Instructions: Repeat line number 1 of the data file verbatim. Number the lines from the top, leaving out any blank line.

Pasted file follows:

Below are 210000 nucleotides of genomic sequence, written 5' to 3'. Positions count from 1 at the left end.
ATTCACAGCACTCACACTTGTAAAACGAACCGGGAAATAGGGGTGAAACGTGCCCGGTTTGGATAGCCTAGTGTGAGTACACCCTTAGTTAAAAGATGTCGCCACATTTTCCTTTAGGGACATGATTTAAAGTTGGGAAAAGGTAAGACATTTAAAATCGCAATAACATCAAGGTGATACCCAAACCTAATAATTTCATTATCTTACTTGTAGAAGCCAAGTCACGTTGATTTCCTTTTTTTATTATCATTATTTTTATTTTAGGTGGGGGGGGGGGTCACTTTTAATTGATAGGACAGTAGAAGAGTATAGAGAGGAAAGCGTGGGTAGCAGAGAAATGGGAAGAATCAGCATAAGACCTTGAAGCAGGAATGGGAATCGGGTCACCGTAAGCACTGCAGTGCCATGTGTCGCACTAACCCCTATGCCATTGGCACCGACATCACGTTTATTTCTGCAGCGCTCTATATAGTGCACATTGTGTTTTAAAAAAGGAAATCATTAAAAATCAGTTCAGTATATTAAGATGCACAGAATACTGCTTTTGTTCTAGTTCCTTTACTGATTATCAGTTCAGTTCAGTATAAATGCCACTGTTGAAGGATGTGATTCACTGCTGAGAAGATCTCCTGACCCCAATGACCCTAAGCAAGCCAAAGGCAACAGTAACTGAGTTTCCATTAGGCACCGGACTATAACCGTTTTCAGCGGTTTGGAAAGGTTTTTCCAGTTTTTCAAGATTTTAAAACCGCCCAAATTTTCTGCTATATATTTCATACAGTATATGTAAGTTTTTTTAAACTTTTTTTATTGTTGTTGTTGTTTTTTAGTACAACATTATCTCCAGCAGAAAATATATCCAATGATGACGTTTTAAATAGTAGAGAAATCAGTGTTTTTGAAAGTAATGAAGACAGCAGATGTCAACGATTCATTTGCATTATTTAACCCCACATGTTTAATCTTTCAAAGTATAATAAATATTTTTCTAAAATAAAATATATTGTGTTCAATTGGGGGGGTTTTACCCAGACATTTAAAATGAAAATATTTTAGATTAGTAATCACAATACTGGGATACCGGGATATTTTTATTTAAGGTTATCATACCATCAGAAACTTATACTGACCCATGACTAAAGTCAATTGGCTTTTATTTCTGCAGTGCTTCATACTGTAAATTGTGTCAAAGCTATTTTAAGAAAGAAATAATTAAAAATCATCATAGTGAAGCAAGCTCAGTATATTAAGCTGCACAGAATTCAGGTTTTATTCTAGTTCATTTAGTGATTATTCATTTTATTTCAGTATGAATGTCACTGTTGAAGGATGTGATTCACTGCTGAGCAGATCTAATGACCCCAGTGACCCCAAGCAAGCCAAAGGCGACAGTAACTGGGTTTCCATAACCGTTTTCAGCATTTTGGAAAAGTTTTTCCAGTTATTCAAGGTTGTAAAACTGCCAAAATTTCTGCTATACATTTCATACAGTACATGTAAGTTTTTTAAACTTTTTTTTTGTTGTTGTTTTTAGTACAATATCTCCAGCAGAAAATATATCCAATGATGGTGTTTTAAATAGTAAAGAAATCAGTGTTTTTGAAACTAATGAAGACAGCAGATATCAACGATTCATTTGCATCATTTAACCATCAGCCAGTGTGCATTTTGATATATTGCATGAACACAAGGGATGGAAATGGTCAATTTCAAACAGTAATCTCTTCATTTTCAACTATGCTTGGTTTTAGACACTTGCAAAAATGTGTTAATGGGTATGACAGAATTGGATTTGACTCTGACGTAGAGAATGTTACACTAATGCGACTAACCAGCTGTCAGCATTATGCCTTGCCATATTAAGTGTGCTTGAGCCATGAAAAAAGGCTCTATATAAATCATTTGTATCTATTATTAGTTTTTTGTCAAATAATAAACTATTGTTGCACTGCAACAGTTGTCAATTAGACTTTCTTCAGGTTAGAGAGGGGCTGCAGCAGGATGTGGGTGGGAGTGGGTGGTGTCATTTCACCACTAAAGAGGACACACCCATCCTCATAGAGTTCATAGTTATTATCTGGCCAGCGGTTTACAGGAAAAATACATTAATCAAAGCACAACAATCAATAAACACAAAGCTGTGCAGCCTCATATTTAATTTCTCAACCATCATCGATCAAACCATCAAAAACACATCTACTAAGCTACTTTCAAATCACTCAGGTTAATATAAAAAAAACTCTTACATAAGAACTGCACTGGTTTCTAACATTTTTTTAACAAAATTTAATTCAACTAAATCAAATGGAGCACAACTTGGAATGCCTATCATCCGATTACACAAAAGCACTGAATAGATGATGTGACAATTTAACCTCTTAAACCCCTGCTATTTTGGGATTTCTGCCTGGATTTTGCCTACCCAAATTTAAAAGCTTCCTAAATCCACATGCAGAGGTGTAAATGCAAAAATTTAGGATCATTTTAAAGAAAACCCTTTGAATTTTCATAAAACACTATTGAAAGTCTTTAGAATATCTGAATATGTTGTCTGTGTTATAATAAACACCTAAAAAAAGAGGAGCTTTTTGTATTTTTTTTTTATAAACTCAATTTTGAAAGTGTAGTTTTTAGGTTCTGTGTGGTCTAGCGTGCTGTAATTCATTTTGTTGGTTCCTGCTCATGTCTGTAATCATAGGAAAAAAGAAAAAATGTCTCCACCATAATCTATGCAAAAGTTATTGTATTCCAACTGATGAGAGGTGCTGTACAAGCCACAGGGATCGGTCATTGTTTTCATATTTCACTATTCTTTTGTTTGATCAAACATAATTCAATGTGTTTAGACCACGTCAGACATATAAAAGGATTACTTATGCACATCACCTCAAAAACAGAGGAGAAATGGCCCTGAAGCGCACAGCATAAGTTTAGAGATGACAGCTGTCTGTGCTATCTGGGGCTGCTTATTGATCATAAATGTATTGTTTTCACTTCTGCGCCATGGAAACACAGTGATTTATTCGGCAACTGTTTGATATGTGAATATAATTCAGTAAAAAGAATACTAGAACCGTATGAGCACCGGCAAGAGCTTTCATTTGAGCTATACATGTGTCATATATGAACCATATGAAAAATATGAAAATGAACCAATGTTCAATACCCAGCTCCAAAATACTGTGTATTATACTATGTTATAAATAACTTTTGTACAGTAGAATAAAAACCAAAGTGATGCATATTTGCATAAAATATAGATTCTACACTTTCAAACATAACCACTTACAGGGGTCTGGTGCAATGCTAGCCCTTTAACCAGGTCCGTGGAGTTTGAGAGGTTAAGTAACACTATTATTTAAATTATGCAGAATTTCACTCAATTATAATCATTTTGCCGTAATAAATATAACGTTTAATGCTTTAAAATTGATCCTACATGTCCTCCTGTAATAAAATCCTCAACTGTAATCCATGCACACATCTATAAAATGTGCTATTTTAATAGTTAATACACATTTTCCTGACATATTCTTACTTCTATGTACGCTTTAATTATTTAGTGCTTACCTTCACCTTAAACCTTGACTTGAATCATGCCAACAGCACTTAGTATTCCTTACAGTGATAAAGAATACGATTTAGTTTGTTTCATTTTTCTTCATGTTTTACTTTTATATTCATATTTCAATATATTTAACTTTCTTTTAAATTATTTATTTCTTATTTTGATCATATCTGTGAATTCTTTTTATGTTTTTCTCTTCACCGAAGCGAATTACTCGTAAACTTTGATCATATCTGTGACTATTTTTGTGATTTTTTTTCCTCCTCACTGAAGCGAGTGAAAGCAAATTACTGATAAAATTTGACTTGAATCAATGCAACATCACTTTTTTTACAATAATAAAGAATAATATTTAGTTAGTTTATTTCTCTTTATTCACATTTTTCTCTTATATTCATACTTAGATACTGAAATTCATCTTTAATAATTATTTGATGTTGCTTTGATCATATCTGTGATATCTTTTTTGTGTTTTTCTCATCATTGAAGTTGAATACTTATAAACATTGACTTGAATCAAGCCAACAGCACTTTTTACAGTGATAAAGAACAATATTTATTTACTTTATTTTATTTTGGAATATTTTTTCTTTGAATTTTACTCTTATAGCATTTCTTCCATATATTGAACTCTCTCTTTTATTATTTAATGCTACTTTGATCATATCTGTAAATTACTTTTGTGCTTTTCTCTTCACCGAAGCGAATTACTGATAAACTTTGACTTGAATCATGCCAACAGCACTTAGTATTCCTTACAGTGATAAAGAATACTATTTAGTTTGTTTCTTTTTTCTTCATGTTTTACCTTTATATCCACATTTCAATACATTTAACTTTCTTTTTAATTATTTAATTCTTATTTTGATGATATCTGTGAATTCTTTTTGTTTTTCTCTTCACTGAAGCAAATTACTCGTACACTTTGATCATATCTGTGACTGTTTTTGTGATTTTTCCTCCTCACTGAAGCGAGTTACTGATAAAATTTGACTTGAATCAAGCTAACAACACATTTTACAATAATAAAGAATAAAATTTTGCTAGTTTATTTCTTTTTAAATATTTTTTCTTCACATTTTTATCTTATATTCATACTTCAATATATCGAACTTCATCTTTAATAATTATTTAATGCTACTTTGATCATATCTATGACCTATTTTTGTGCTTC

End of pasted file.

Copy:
Below are 210000 nucleotides of genomic sequence, written 5' to 3'. Positions count from 1 at the left end.